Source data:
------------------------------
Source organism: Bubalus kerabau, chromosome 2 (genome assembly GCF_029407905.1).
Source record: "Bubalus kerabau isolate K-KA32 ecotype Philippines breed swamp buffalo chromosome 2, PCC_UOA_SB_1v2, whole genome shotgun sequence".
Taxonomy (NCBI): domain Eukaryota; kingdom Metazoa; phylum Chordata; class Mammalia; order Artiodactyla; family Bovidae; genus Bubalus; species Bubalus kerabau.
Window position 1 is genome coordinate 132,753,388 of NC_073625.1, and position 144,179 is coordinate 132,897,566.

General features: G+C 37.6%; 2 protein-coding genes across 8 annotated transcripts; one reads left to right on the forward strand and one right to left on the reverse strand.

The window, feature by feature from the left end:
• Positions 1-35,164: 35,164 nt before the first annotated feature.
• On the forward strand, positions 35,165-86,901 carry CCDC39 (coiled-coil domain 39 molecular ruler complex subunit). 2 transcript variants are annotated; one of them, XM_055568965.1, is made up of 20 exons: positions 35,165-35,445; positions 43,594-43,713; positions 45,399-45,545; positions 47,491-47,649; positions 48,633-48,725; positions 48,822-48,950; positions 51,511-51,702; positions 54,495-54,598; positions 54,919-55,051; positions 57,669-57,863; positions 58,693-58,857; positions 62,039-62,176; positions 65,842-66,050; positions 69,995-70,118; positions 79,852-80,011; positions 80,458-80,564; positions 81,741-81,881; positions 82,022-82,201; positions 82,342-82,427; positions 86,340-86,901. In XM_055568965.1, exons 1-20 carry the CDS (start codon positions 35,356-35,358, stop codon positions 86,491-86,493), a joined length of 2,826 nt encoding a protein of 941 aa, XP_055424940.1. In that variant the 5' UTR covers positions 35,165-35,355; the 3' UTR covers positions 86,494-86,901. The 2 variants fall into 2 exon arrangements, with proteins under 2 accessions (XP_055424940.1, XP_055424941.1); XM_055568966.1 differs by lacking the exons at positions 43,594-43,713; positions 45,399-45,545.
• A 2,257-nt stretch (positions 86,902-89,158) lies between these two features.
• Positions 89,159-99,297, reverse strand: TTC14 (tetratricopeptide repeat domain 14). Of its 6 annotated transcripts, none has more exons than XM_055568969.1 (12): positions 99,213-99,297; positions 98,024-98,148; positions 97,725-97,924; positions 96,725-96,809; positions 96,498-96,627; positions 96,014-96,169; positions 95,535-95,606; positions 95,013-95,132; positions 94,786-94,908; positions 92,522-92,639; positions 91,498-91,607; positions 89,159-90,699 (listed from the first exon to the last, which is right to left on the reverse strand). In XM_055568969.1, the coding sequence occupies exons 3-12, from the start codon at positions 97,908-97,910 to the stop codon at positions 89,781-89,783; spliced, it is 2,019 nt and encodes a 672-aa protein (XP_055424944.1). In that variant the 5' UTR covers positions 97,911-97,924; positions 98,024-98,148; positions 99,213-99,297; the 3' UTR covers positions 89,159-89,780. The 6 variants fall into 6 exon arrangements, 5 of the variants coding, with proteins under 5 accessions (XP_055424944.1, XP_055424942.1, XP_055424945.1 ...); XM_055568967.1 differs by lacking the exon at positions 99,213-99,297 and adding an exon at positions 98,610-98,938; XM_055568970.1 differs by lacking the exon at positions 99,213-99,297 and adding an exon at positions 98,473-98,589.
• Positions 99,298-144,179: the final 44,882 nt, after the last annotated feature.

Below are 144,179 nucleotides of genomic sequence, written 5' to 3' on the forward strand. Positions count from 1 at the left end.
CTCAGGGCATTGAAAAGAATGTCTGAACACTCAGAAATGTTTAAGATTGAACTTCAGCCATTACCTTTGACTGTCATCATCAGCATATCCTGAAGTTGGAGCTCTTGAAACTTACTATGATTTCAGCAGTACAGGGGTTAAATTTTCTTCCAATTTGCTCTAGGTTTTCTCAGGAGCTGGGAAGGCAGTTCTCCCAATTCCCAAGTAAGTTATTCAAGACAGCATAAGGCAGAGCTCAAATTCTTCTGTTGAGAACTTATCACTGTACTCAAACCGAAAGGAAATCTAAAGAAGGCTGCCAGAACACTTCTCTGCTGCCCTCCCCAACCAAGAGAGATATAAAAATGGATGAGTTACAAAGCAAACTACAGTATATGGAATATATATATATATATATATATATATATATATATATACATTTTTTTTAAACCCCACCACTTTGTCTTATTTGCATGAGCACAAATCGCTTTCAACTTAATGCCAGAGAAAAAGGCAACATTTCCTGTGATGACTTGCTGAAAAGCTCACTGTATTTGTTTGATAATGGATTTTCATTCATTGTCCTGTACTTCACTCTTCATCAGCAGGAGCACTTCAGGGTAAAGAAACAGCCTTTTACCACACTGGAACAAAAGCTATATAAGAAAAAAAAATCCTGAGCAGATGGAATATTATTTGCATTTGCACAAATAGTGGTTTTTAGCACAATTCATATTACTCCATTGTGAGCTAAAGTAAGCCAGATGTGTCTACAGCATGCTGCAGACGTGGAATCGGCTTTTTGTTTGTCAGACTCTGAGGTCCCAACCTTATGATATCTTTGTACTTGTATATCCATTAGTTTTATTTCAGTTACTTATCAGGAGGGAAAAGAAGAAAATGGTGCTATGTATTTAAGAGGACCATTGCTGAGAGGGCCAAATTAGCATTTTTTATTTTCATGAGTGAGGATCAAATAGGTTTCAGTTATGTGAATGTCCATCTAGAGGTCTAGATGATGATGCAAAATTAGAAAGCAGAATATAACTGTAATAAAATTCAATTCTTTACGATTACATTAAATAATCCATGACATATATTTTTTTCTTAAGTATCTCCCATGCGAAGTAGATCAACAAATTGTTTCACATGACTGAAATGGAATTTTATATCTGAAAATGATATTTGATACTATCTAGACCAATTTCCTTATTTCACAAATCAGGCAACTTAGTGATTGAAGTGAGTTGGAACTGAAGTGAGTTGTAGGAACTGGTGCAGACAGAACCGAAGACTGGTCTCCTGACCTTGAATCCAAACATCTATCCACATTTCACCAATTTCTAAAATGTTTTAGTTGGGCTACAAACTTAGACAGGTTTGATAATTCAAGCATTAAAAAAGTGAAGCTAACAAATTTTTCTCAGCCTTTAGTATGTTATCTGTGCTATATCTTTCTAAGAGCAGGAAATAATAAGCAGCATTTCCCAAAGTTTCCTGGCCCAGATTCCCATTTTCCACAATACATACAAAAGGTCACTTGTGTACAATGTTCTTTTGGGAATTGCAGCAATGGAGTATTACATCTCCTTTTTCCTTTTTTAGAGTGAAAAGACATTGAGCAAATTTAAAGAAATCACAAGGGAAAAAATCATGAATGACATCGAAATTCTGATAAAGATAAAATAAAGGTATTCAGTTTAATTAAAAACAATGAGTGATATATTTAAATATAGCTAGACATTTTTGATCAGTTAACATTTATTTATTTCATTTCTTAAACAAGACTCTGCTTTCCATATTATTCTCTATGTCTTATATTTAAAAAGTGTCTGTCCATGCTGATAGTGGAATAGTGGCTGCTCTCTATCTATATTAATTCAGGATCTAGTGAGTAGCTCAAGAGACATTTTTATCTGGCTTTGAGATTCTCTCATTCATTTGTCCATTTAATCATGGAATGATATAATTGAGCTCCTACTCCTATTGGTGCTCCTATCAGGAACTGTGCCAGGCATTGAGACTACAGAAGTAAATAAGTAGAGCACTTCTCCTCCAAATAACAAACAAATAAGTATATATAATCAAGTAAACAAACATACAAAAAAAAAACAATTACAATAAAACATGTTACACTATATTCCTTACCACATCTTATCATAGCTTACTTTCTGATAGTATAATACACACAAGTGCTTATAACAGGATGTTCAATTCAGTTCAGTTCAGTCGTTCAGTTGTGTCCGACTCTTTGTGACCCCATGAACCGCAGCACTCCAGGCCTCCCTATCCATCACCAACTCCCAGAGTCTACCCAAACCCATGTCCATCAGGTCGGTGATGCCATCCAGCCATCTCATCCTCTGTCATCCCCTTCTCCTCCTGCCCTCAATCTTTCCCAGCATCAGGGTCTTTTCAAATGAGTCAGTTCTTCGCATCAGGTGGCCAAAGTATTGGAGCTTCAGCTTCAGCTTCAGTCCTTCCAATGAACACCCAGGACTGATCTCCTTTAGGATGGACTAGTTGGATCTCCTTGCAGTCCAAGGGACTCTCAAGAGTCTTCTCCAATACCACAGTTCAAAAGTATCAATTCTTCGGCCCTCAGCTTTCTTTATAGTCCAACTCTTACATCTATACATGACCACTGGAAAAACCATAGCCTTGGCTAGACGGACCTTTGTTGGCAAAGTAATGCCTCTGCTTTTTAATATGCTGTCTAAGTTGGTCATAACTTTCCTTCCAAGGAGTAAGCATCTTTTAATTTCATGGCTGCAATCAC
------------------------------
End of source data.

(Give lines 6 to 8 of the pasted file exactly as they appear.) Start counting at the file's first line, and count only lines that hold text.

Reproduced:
The window, feature by feature from the left end:
• Positions 1-35,164: 35,164 nt before the first annotated feature.
• On the forward strand, positions 35,165-86,901 carry CCDC39 (coiled-coil domain 39 molecular ruler complex subunit). 2 transcript variants are annotated; one of them, XM_055568965.1, is made up of 20 exons: positions 35,165-35,445; positions 43,594-43,713; positions 45,399-45,545; positions 47,491-47,649; positions 48,633-48,725; positions 48,822-48,950; positions 51,511-51,702; positions 54,495-54,598; positions 54,919-55,051; positions 57,669-57,863; positions 58,693-58,857; positions 62,039-62,176; positions 65,842-66,050; positions 69,995-70,118; positions 79,852-80,011; positions 80,458-80,564; positions 81,741-81,881; positions 82,022-82,201; positions 82,342-82,427; positions 86,340-86,901. In XM_055568965.1, exons 1-20 carry the CDS (start codon positions 35,356-35,358, stop codon positions 86,491-86,493), a joined length of 2,826 nt encoding a protein of 941 aa, XP_055424940.1. In that variant the 5' UTR covers positions 35,165-35,355; the 3' UTR covers positions 86,494-86,901. The 2 variants fall into 2 exon arrangements, with proteins under 2 accessions (XP_055424940.1, XP_055424941.1); XM_055568966.1 differs by lacking the exons at positions 43,594-43,713; positions 45,399-45,545.